Police Reform Improvements and Benchmarks

What efforts are communities implementing to reform their police departments? How can cities use benchmarking data to understand these reforms impact?

PROGRAMS AND PROJECTS | Sep 18, 2020

Prepared By: Samantha Corrales

Research Question: "Our City is looking at incorporating work on improvements to policing in our Strategic Plan. Does the Alliance for Innovation have any resources related to what efforts other communities are undertaking to address police reform? Information about approaches and any benchmarking data being used to measure improvement efforts would be appreciated."

Executive Summary & Analysis (Key Points) 

  1. Policy Reform 

  • Ban the use of chokeholds, carotid artery neck restraints or similar tactics 
  • Duty to Intervene  
  • Breonna’s Law  
  1.  Police Funding  

  • Reducing funding for the police budget  
  1. Commitment to Transparency and Accountability  

  • Investigations on the use of deadly force 
  • Civilian Review Board 
  • Community Orientated Policing 
  1. Benchmarking Resources 

  • National League of Cities (NLC) 

  • International Association of Chiefs of Police ( IACP) 

  • City Performance Scorecards - City of San Francisco  

Research Findings 

1. Policy Reform 

Ban the use of chokeholds, carotid artery neck restraints, or similar tactics 

Duty to Intervene  

  • The City of Cambridge adopted the “Duty to Intervene” policy in order to encourage the Cambridge Police Department to present at any scene where physical force is being applied, to either stop, or attempt to stop, another member of the Department when force is being unreasonably applied or is no longer required.  

  • Please click on this link to learn more about how the City of Cambridge will be implementing this within their community. https://www.cambridgema.gov/~/media/Files/policedepartment/Policies/generalorder2013dutytointervene.pdf 

Breonna’s Law  

  • In a unanimous vote, the Louisville Metro Council has banned the use of “No-Knock” warrants after passing Breonna’s Law, an ordinance which also sets guidelines for the execution of all search warrants by Louisville Metro Police officers and requires active body camera whenever a warrant is served.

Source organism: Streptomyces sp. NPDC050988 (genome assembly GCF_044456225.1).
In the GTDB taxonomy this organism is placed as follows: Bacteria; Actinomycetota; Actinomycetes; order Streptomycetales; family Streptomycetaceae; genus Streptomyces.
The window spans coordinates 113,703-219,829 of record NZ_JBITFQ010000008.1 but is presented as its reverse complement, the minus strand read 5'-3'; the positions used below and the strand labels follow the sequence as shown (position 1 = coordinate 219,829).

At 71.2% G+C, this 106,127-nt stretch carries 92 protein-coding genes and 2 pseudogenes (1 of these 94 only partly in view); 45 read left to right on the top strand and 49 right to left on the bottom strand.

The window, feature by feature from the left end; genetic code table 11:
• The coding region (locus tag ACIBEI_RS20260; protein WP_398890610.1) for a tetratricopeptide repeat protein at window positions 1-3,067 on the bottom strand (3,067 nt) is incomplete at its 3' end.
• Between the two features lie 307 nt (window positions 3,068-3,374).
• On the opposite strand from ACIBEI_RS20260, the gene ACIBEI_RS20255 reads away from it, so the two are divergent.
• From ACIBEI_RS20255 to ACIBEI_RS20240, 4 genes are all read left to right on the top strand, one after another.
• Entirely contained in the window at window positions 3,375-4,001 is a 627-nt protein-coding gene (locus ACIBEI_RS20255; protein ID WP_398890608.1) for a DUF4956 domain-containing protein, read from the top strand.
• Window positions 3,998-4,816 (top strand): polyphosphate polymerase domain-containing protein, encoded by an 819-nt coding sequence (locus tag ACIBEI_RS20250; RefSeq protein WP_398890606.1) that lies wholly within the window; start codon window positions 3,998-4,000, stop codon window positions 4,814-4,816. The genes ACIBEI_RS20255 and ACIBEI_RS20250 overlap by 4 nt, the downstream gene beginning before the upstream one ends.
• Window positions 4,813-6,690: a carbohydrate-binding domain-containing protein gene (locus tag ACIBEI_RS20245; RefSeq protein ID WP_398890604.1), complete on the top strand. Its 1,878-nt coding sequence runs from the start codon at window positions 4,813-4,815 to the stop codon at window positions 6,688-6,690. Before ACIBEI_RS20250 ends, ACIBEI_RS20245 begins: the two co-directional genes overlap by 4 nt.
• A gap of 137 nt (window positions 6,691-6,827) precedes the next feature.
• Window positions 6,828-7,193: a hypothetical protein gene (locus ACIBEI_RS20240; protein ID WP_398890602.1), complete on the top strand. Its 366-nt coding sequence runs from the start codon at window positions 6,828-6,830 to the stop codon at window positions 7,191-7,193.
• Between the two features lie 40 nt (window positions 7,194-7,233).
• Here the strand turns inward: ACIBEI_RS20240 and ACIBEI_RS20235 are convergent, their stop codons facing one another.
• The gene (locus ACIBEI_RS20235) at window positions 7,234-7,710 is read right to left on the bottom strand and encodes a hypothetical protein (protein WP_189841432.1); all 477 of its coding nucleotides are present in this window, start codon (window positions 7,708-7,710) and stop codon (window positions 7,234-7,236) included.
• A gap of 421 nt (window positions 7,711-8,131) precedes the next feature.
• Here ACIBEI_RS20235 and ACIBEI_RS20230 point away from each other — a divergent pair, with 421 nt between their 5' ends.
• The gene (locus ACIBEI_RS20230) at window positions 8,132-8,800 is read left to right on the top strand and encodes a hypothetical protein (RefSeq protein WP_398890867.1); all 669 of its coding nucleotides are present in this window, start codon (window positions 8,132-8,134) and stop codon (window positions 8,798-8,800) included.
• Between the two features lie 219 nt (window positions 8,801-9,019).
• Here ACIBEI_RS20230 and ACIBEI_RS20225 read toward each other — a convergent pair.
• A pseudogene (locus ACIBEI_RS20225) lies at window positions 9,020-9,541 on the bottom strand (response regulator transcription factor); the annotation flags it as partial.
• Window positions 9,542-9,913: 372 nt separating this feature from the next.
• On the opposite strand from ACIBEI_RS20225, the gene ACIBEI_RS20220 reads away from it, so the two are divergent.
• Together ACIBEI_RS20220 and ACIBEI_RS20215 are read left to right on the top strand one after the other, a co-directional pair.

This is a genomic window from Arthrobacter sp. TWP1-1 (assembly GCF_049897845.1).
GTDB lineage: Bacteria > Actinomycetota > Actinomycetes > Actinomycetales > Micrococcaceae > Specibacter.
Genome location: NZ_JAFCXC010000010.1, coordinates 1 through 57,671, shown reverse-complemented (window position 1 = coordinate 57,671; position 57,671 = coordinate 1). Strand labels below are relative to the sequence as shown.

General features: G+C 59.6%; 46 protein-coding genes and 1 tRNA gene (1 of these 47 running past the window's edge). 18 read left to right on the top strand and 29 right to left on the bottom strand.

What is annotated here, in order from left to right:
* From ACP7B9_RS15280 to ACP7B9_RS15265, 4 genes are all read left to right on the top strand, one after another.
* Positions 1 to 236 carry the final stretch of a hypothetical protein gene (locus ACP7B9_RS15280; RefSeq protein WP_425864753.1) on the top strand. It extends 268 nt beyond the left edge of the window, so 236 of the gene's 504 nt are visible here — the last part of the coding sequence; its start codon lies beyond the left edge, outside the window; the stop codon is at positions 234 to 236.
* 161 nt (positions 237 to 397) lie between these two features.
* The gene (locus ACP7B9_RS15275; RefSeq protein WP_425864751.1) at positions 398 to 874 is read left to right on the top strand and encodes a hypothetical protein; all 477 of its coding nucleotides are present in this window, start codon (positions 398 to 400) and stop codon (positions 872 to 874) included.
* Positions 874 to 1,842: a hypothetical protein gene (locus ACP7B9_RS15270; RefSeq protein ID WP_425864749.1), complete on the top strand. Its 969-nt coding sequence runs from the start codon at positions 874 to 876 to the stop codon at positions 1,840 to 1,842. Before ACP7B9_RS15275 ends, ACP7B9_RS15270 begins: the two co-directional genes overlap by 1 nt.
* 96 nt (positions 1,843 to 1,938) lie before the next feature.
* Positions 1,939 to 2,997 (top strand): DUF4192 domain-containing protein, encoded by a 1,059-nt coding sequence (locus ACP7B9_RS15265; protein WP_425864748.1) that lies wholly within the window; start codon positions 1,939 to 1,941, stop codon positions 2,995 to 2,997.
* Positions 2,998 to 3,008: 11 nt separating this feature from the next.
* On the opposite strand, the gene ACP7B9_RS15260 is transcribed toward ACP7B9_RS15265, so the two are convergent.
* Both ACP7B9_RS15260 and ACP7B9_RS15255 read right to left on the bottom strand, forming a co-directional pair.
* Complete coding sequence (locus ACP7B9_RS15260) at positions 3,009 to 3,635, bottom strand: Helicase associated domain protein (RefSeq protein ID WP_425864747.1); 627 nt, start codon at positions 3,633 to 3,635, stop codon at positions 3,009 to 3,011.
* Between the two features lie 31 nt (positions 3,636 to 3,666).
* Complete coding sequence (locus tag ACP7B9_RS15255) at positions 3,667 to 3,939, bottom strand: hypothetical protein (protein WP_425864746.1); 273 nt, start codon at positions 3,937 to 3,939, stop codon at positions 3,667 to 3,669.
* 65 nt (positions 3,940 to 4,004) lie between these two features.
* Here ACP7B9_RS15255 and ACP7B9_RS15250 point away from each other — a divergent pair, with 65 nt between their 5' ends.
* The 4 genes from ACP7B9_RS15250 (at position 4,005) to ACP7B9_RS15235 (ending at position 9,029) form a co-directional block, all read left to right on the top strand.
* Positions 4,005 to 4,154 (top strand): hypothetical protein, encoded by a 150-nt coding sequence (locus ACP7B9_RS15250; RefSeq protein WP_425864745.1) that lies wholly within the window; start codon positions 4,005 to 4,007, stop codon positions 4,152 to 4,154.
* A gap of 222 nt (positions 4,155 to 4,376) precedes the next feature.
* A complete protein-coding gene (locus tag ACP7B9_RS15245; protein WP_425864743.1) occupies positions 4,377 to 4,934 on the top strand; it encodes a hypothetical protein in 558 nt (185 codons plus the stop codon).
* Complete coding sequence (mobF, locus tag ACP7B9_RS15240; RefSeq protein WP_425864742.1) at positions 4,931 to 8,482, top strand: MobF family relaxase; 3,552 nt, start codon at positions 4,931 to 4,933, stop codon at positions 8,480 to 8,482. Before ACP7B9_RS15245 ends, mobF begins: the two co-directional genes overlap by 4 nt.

• Breonna’s Law came about following the death of 26 year-old-Breonna Taylor on March 13th who was killed in her apartment after the execution of a “No-Knock” warrant. 

  • Please click on this link to learn more about how the City of Louisville will be implementing this within their community. https://louisvilleky.gov/news/metro-council-passes-breonna%E2%80%99s-law-%E2%80%9Cno-knock%E2%80%9D-warrants-are-banned-lmpd 

2. Police Funding  

Reducing funding for the police budget  

3. Commitment to Transparency and Accountability  

Investigations on the use of deadly force 

  • City of San Jose will be moving beyond the “internal affairs” model by instituting independent investigation of allegations of excessive uses of force and racial discrimination, and otherwise expanding the scope and authority of the Office of the Independent Auditor 

  • Please click on this link to learn more about the City of San Jose’s plans. https://www.sanjoseca.gov/Home/Components/News/News/1480/4699 

Civilian Review Board 

Community-Orientated Policing 

 

4. Benchmarking Resources 

National League of Cities (NLC): Policing in the 21st Century  

  • This report aims to promote transparency and fostering trust between the community and law enforcement agencies. This guide is designed for local elected leaders offering guidance on how law enforcement officials can implement the principles of community policing.  

  • It is also based around President Obama’s Task Force on 21st Century Policing. The six recommended pillars are described as 

  • Building Trust and Legitimacy 
  • Policy and Oversight 
  • Technology and Social Media 
  • Community Policing and Crime Reduction 
  • Officer Training and Education 
  • Officer Safety and Wellness 
  • NLC is looking to achieve more:  

  • Foster trust 
  • Align policies with community values 
  • Embrace new technologies 
  • Prioritize community engagement 
  • Invest in training 
  • Cultivate the well-being of office 
  • For further information, please visit this link: https://www.nlc.org/sites/default/files/2016-12/NLC%20Community%20Policing%20Guide%20updated%2071516_0.pdf 

International Association of Chiefs of Police ( IACP) 

  • This benchmarking resource is data driven for better decision making 

  • The Benchmarking Portal is a resource for conducting comparative analyses with peer agencies and is free for participating agencies. 

  • This tool has the ability to input data on a variety of variables, from agency demographics to crime and arrest rates, and see graphic visualizations of where your agency stands relative to similarly sized agencies.   

  • For further information, please visit this link: https://www.theiacp.org/benchmarking 

City Performance Scorecards - City of San Francisco  

  • The dashboards below show how San Francisco compares to peer jurisdictions across performance metrics for violent crime, property crime, motor vehicle break-ins and police staffing, using publicly available Unified Crime Reporting (UCR) data. While the Controller’s Office has made efforts to ensure that performance data and analysis is as consistent as possible across peers, benchmark comparisons are not always apples-to-apples. 

  • This dashboard highlights 3 main focus areas and specific address different data points within these topics 

  • Crime 
  • Police Staffing 
  • 911 Call and Response  
  • For further information, please visit this link: https://sfgov.org/scorecards/benchmarking/public-safety 

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